Nearly three weeks and 64 NCAA tournament games later, the Final Four is finally upon us.
We’ve watched three No. 1 seeds go down and buzzer-beaters by the likes of Aaron Craft, LaQuinton Ross and Trey Burke, although there were also 38 games decided by double digits. We’ve seen two coaches get fired after taking their teams to the NCAA tournament and then watched one of those schools (UCLA) hire a coach who was upset by Harvard in the first round this year (former New Mexico coach Steve Alford).
Who could forget No. 15 seed Florida Gulf Coast dunking its way to the round of 16 or the angst it caused on the Hilltop after Georgetown Coach John Thompson III suffered another early exit from March Madness? La Salle and Wichita State also emerged as Cinderellas, and the Shockers could pull off their biggest upset yet at the Georgia Dome on Saturday. And of course, there was the horrific open fracture suffered by Louisville’s Kevin Ware last weekend, an injury that might go down as the most gruesome ever to occur in a basketball game.
All of that has set the stage for tonight, when the 2013 Final Four tips off in Atlanta. Here’s a preview of what could decide each matchup
No. 9 seed Wichita State vs. No. 1 seed Louisville, 6:09 (CBS)
How they got here
Louisville took home the Big East tournament title in New York and then made quick work of No. 16 seed North Carolina A&T and No. 8 seed Colorado State, winning by a combined 57 points to advance to the round of 16. The Cardinals then beat No. 12 seed Oregon and pulled away from No. 2 seed Duke last weekend in the Midwest Region final to earn a second-straight berth into the Final Four.
After losing to Creighton in the Missouri Valley Conference tournament finals, Wichita State scored a decisive 73-55 victory over No. 8 seed Pittsburgh to begin the NCAA tournament. The Shockers followed that up by upsetting No. 1 seed Gonzaga to advance to the round of 16. Wichita State then dispatched of No. 13 seed La Salle before holding on late to beat No. 2 seed Ohio State in the West Region final and move on to the school’s first Final Four since 1965.
Players to Watch
Louisville’s Russ Smith is in line to earn the NCAA tournament’s most outstanding player award this weekend after overwhelming teams the past two weekends. Smith is averaging 26 points per game during the tournament while spearheading the Cardinals’ pressure defense.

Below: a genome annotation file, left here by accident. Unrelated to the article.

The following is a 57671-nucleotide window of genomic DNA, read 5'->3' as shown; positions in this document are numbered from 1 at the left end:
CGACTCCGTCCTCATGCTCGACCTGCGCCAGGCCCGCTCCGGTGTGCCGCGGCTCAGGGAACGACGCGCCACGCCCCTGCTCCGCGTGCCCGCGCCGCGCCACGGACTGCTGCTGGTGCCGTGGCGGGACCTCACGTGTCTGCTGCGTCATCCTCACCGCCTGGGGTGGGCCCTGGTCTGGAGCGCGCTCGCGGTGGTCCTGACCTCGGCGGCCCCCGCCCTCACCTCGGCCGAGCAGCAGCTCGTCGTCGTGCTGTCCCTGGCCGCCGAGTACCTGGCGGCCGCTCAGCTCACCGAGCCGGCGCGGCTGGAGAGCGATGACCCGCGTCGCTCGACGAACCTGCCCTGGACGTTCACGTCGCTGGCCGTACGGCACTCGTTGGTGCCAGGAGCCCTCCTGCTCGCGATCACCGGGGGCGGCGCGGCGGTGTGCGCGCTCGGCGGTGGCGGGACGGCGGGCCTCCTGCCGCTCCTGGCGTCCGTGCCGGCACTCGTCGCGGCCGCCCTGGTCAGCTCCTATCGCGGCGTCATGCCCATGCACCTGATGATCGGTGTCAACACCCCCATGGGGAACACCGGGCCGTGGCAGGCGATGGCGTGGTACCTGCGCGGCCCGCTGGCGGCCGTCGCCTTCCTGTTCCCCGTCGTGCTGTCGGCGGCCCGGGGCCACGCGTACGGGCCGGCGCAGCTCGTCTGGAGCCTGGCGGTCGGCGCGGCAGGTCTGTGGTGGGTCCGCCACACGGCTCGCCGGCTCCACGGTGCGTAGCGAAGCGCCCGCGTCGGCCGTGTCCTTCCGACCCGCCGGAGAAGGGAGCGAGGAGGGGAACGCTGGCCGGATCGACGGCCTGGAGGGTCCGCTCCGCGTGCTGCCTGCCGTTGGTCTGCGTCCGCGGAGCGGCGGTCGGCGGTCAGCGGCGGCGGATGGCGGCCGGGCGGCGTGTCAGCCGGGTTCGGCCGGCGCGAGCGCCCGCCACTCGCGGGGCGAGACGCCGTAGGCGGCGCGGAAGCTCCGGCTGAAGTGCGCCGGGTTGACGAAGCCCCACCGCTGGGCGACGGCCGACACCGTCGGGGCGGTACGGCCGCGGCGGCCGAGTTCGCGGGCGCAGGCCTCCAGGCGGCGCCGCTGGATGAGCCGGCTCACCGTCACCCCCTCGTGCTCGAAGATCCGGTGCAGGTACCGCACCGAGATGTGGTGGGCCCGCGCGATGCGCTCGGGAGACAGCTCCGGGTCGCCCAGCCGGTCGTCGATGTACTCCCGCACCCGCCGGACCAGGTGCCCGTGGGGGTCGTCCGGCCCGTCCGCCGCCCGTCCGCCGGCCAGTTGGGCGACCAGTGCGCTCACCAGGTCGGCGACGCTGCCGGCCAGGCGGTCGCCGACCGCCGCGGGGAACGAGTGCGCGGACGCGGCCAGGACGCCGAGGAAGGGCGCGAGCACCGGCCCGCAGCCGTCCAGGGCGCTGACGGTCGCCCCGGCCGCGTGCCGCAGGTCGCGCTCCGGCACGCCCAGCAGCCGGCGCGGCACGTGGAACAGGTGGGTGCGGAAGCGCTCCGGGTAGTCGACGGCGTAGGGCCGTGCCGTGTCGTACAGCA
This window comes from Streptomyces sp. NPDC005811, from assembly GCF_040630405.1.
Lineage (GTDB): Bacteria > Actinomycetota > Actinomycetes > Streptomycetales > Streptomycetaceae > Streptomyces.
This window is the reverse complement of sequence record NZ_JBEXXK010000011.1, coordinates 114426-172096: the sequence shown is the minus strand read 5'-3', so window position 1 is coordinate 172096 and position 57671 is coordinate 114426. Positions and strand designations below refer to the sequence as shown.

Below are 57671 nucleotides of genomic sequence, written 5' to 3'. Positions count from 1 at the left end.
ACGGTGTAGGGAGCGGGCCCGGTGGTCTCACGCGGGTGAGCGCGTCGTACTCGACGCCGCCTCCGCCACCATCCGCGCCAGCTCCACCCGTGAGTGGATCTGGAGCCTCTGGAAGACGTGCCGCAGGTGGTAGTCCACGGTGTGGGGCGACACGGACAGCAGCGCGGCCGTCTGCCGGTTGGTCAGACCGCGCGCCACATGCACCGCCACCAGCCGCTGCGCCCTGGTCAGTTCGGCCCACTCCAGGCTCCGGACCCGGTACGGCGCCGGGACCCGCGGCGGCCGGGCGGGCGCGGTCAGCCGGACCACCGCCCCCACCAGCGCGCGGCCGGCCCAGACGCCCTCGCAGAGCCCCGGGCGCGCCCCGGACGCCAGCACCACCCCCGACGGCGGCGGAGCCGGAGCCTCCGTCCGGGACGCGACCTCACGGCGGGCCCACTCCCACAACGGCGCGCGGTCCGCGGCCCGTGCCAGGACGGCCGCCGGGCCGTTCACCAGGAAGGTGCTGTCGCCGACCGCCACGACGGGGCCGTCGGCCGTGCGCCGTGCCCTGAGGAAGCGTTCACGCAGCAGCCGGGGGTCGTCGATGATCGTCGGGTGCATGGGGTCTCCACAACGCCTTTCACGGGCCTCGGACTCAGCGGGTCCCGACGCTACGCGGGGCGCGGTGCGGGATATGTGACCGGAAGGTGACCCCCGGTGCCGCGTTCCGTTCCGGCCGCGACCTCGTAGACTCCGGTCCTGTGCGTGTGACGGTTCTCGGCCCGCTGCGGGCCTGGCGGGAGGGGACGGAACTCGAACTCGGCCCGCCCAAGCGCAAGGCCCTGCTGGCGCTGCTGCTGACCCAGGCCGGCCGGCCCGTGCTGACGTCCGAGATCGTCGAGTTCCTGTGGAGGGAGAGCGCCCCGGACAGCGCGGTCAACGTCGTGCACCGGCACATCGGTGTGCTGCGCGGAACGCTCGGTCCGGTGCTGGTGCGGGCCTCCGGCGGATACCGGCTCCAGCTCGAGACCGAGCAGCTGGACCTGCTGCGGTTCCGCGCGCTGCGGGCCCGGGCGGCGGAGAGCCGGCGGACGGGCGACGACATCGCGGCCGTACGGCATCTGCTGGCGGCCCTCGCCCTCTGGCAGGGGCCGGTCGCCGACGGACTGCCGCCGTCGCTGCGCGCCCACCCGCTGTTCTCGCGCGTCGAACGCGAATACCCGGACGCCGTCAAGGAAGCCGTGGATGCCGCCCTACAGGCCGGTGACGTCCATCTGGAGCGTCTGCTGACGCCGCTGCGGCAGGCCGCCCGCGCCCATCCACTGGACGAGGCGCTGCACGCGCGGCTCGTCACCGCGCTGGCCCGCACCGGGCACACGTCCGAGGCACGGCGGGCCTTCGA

Wichita State’s Malcolm Armstead, the man who likely will have to contain Smith and backcourt mate Peyton Siva on the defensive end, could hold the key to another Shockers’ upset. Armstead, Wichita State’s point guard, has elevated his play during the postseason, averaging 18 points, six rebounds and 3.6 assists over the past four games.
Louisville has thrived riding Siva and Smith thus far, looking every bit like the No. 1 overall seed of this tournament. The duo has been lethal executing the pick and roll and have combined for 70 deflections to jump-start Coach Rick Pitino’s high-octane defense. But there’s little depth behind them after Ware’s injury, and neither can afford foul trouble.
Wichita State’s run to the Final Four has been highlighted by fast starts and an overpowering interior attack led by forward Carl Hall. A win against the heavily favore Cardinals, though, would be Coach Gregg Marshall’s best work yet. In their four wins thus far in the tournament, the Shockers have outscored opponents, 135-96, in the first half. They can ill-afford to reverse that trend against a Louisville squad that has jumped all over teams in recent weeks and features a deep front-court.
No. 4 seed Syracuse vs. No. 4 seed Michigan, 8:49 (CBS)
How they got here
After going 6-6 in its final 12 games before the NCAA tournament, the Wolverines had little trouble beating No. 13 seed South Dakota State and No. 5 seed Virginia Commonwealth to move on to the round of 16. Michigan needed a miraculous second-half comeback, capped off by Burke’s desperation three-pointer to force overtime, to get past No. 1 seed Kansas. The Wolverines then blew out No. 3 seed Florida in the South Region final to earn their first Final Four berth in 20 years.
Syracuse went through its own swoon near the end of the regular season before making a run to the Big East tournament final. The Orange then destroyed No. 13 seed Montana and scored a 66-60 victory over No. 12 seed California in San Jose, Calif., to earn a spot in the round of 16. At the Verizon Center last week, Syracuse earned a decisive win over No. 1 seed Indiana and followed it up with an ugly 55-39 victory against No. 3 seed Marquette in the East Region final.
Players to watch
Michigan’s Trey Burke has earned just about every national player of the year award handed out thus far, and this weekend is his chance to leave an indelible mark on what has been a spectacular sophomore campaign. The point guard could be a deciding factor in how the Wolverines fare against Syracuse’s dominant 2-3 zone, although his size (6-foot-0) could work against him facing the Orange’s big guards.
Syracuse’s Michael Carter-Williams has been the catalyst during the Orange’s somewhat surprising run to the Final Four. His length has proven to be an asset on both sides of the floor, and his ability to ignite Syracuse’s fast break will be crucial for a team that can struggle to score in half-court sets.
The focus in this one is how Michigan handles Syracuse’s 2-3 zone. Just four teams have shot better than 40 percent from three-point range against the Orange this season, and they lead the country in block percentage. With Burke, sharpshooters Tim Hardaway, Jr., and Nik Stauskas and multi-dimensional big men Glenn Robinson III and Mitch McGary, the Wolverines would seem to have the offensive weapons to match. The key for the Orange’s offense could be James Southerland because he’s their only reliable outside shooter.